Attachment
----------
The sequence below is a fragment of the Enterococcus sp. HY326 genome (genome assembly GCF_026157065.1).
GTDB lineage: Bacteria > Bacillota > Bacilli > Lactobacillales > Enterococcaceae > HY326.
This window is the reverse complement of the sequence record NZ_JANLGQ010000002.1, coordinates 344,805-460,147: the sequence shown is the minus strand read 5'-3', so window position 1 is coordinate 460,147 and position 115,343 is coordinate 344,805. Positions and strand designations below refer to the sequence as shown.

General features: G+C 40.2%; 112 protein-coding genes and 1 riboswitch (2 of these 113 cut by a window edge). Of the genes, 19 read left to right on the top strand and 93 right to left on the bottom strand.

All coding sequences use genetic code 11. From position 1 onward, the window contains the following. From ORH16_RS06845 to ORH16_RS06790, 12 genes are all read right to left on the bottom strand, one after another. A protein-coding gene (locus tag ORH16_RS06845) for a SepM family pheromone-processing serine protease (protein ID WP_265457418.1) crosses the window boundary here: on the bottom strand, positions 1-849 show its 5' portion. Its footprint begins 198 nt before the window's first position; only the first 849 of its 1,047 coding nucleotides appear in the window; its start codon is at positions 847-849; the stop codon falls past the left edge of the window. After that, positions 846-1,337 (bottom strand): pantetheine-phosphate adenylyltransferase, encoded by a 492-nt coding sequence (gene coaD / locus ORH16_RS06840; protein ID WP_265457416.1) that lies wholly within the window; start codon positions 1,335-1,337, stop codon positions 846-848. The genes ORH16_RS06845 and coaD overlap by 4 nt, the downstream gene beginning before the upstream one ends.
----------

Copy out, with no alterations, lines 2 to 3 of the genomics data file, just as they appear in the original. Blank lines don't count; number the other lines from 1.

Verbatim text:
GTDB lineage: Bacteria > Bacillota > Bacilli > Lactobacillales > Enterococcaceae > HY326.
This window is the reverse complement of the sequence record NZ_JANLGQ010000002.1, coordinates 344,805-460,147: the sequence shown is the minus strand read 5'-3', so window position 1 is coordinate 460,147 and position 115,343 is coordinate 344,805. Positions and strand designations below refer to the sequence as shown.